Thursday, October 23, 2014

Marvels: Journey Into Mystery #103

"The Enchantress and the Executioner!" by Stan Lee, Jack Kirby & Chic Stone
(April 1964)

Here we go. Here we finally go. Here are some villains to add that missing Teutonic myth flair to the modern day Thor adventures. There's a lot of fantastic stuff in this issue.

This issue introduces a couple of Asgardians who will be great foils for Thor, and as usual, it happens because of Loki's scheming. Odin is still angry that Thor won't stop pining over Jane Foster, so Loki convinces him that the solution is to send the Enchantress, an Asgardian sorceress and love goddess, to tempt Thor away. This being Marvel Comics in 1964, this is our introduction to the woman:

I think it's a failure of imagination in the Marvel Universe that the women are always concerned with beauty and relationships, but the Enchantress at least will attempt to use that as a weapon, which is,,, kind of an idea?

When she gets to Earth, she immediately walks into a fancy department store where stylists are falling all over themselves to make her over.

She does manage to trick Don into kissing her in full view of Jane, which makes Jane run off, but what I find really interesting is that Don recognizes the Enchantress. When this series began, it often seemed like Thor and Don were really two separate beings sharing the same physical space; now Stan & Jack seem to really be going with the idea that Don and Thor are the same person, and Don is more or less just a physical disguise for the God of Thunder. It's been happening for some time, I just never really noticed it until this moment.

Don is able to break free of the Enchantress and head after Jane, apparently because even in this form, he still possesses Thor's strength of character.

This brings us to our next villain. The Enchantress is pretty offended that anyone would cast her off for another woman, so she decides Jane Foster has to die, and she returns to Asgard to order the Executioner to take care of this. The Executioner wields a gigantic, enchanted ax that can cut through time and space.

He sends Jane Foster into limbo, and then battles Thor. It's pretty epic stuff, just the sort of thing this book needs and should have more of. They battle to a standstill, but the Executioner agrees to return Jane if Thor will give him the hammer. Thor readily agrees, dropping the hammer immediately. Jane is returned to Earth, but Thor sends her running to safety, in case a minute passes and he transforms into Don Blake, a secret he's still forbidden by Odin to reveal.

Of course, the Executioner can't lift the hammer--he's not worthy of it. And before the minute is up, the Enchantress has appeared, excoriating the Executioner for betraying her and turning his limbs into tree branches. She tries to act on the hammer, also, but only Odin's magic can effect it. So Thor creates a whirlwind and blasts the two back to Asgard, before transforming into Don to meet up with Jane and try to patch things up.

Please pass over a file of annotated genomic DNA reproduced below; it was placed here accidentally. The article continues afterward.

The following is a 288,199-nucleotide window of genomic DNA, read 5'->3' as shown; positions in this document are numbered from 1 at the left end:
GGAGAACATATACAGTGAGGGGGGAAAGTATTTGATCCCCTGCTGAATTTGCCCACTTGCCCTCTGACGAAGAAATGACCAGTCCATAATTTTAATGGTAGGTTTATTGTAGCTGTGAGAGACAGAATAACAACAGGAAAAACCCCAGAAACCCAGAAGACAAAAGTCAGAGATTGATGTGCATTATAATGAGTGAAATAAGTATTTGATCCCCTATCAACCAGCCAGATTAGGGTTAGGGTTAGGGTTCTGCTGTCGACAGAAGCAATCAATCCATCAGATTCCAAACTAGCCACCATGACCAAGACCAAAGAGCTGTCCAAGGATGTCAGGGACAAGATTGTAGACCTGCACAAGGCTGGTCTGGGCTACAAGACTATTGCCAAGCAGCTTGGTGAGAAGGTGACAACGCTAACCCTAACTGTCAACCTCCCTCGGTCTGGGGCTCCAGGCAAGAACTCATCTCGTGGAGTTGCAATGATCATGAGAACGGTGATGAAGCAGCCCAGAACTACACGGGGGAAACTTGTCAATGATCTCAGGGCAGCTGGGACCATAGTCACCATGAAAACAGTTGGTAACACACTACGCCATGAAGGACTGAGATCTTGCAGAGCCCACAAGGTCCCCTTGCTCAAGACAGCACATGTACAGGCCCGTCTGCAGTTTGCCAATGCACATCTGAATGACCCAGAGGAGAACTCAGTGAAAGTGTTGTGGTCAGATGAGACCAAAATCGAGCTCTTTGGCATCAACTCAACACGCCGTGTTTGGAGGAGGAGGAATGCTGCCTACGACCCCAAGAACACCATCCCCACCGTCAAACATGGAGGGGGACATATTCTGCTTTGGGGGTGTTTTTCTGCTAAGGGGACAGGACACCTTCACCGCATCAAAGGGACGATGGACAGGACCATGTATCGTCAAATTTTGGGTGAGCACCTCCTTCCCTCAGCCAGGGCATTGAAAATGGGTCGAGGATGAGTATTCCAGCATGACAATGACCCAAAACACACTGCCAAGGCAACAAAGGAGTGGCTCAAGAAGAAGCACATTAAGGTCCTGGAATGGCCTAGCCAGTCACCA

Odin, meanwhile, rages that Thor will not give up this mortal woman, and decides only he can intercede in this matter...

Stray notes:

:: This issue gives its first couple of pages to Thor returning from the 23rd century, heading back to his office as Don Blake, and then falling asleep and dreaming about what happened last issue. It seems like a pointless interlude, as none of that really affects this story.

"Tales of Asgard: Thor's Mission to Mirmir!" by Stan Lee, Jack Kirby & Chic Stone

This month's Tale of Asgard is epic and fantastical. Thor gets a magic boat from King Sindri of the Dwarfs, Thor uses it to cross the Dark Sea, then fights the dragon Skord and the boar-god Gullin to reach King Mirmir, who controls the Mystic Fountain which feeds all the oceans of the world. Producing a branch from Yggdrasill, the Tree of Life, Thor orders Mirmir to keep a promise.

Using the branch to stir the mystic waters, drops sprinkle on an alder tree and an ash tree planted long ago by Odin, who become the first human beings on Earth, Aske and Embla. And thus humankind is born.

At the end, Stan promises that next issue will begin biographical tales of Asgard focusing on the gods themselves.

All in all, probably my favorite issue of Journey Into Mystery so far. I want more of the mythology in here, and this story really delivered in dynamic fashion.

Next: another lame villain for the Human Torch, and Dr. Strange goes beyond the purple veil...

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